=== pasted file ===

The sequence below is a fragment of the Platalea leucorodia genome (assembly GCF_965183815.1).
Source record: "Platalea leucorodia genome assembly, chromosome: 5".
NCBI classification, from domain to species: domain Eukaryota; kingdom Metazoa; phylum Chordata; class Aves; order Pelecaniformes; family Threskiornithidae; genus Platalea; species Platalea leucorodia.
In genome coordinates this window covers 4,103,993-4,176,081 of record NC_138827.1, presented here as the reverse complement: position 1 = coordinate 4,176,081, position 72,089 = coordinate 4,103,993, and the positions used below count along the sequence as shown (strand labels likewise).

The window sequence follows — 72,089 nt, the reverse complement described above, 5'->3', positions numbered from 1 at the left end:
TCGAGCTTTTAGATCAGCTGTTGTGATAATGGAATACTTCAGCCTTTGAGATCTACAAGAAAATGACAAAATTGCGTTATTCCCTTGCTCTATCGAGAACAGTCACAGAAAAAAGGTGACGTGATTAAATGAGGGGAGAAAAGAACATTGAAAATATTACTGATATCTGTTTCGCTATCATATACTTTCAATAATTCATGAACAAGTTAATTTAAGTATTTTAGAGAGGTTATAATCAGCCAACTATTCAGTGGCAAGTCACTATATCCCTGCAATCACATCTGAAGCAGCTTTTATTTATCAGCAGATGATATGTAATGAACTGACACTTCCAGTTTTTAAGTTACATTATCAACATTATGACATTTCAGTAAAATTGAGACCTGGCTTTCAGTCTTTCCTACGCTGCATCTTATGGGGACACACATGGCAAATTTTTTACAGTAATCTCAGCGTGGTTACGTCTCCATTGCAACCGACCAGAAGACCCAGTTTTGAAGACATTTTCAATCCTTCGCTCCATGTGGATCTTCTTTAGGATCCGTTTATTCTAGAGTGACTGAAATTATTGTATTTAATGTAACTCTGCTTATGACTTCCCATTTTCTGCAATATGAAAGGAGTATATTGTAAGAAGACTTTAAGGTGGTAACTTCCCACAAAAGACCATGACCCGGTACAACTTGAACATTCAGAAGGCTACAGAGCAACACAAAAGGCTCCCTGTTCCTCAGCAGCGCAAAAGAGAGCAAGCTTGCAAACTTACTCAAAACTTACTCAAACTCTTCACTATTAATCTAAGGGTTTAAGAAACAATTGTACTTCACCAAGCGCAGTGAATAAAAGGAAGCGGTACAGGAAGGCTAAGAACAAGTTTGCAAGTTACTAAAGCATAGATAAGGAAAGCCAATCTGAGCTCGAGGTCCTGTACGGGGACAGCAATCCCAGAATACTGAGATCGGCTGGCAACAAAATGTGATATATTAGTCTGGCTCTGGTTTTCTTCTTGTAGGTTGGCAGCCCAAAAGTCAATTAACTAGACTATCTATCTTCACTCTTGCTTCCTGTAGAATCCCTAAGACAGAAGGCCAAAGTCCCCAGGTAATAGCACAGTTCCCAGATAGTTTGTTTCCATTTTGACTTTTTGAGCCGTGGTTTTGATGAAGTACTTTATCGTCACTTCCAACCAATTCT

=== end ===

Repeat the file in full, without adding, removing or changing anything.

The sequence below is a fragment of the Platalea leucorodia genome (assembly GCF_965183815.1).
Source record: "Platalea leucorodia genome assembly, chromosome: 5".
NCBI classification, from domain to species: domain Eukaryota; kingdom Metazoa; phylum Chordata; class Aves; order Pelecaniformes; family Threskiornithidae; genus Platalea; species Platalea leucorodia.
In genome coordinates this window covers 4,103,993-4,176,081 of record NC_138827.1, presented here as the reverse complement: position 1 = coordinate 4,176,081, position 72,089 = coordinate 4,103,993, and the positions used below count along the sequence as shown (strand labels likewise).

The window sequence follows — 72,089 nt, the reverse complement described above, 5'->3', positions numbered from 1 at the left end:
TCGAGCTTTTAGATCAGCTGTTGTGATAATGGAATACTTCAGCCTTTGAGATCTACAAGAAAATGACAAAATTGCGTTATTCCCTTGCTCTATCGAGAACAGTCACAGAAAAAAGGTGACGTGATTAAATGAGGGGAGAAAAGAACATTGAAAATATTACTGATATCTGTTTCGCTATCATATACTTTCAATAATTCATGAACAAGTTAATTTAAGTATTTTAGAGAGGTTATAATCAGCCAACTATTCAGTGGCAAGTCACTATATCCCTGCAATCACATCTGAAGCAGCTTTTATTTATCAGCAGATGATATGTAATGAACTGACACTTCCAGTTTTTAAGTTACATTATCAACATTATGACATTTCAGTAAAATTGAGACCTGGCTTTCAGTCTTTCCTACGCTGCATCTTATGGGGACACACATGGCAAATTTTTTACAGTAATCTCAGCGTGGTTACGTCTCCATTGCAACCGACCAGAAGACCCAGTTTTGAAGACATTTTCAATCCTTCGCTCCATGTGGATCTTCTTTAGGATCCGTTTATTCTAGAGTGACTGAAATTATTGTATTTAATGTAACTCTGCTTATGACTTCCCATTTTCTGCAATATGAAAGGAGTATATTGTAAGAAGACTTTAAGGTGGTAACTTCCCACAAAAGACCATGACCCGGTACAACTTGAACATTCAGAAGGCTACAGAGCAACACAAAAGGCTCCCTGTTCCTCAGCAGCGCAAAAGAGAGCAAGCTTGCAAACTTACTCAAAACTTACTCAAACTCTTCACTATTAATCTAAGGGTTTAAGAAACAATTGTACTTCACCAAGCGCAGTGAATAAAAGGAAGCGGTACAGGAAGGCTAAGAACAAGTTTGCAAGTTACTAAAGCATAGATAAGGAAAGCCAATCTGAGCTCGAGGTCCTGTACGGGGACAGCAATCCCAGAATACTGAGATCGGCTGGCAACAAAATGTGATATATTAGTCTGGCTCTGGTTTTCTTCTTGTAGGTTGGCAGCCCAAAAGTCAATTAACTAGACTATCTATCTTCACTCTTGCTTCCTGTAGAATCCCTAAGACAGAAGGCCAAAGTCCCCAGGTAATAGCACAGTTCCCAGATAGTTTGTTTCCATTTTGACTTTTTGAGCCGTGGTTTTGATGAAGTACTTTATCGTCACTTCCAACCAATTCT